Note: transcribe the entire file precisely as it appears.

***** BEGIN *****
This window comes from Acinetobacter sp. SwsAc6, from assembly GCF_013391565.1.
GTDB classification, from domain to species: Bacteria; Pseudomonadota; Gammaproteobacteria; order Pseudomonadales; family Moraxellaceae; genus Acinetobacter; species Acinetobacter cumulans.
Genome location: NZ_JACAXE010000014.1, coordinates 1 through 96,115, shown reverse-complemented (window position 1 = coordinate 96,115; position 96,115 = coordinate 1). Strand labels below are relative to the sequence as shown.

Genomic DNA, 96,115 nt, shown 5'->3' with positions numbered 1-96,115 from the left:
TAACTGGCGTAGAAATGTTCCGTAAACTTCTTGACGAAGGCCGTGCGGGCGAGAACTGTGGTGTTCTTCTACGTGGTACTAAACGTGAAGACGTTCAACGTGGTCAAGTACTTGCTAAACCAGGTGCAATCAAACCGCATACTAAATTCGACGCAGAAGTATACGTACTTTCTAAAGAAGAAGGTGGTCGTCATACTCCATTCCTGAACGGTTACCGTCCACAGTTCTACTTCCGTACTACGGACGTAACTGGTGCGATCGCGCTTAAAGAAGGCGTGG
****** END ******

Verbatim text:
This window comes from Acinetobacter sp. SwsAc6, from assembly GCF_013391565.1.
GTDB classification, from domain to species: Bacteria; Pseudomonadota; Gammaproteobacteria; order Pseudomonadales; family Moraxellaceae; genus Acinetobacter; species Acinetobacter cumulans.
Genome location: NZ_JACAXE010000014.1, coordinates 1 through 96,115, shown reverse-complemented (window position 1 = coordinate 96,115; position 96,115 = coordinate 1). Strand labels below are relative to the sequence as shown.

Genomic DNA, 96,115 nt, shown 5'->3' with positions numbered 1-96,115 from the left:
TAACTGGCGTAGAAATGTTCCGTAAACTTCTTGACGAAGGCCGTGCGGGCGAGAACTGTGGTGTTCTTCTACGTGGTACTAAACGTGAAGACGTTCAACGTGGTCAAGTACTTGCTAAACCAGGTGCAATCAAACCGCATACTAAATTCGACGCAGAAGTATACGTACTTTCTAAAGAAGAAGGTGGTCGTCATACTCCATTCCTGAACGGTTACCGTCCACAGTTCTACTTCCGTACTACGGACGTAACTGGTGCGATCGCGCTTAAAGAAGGCGTGG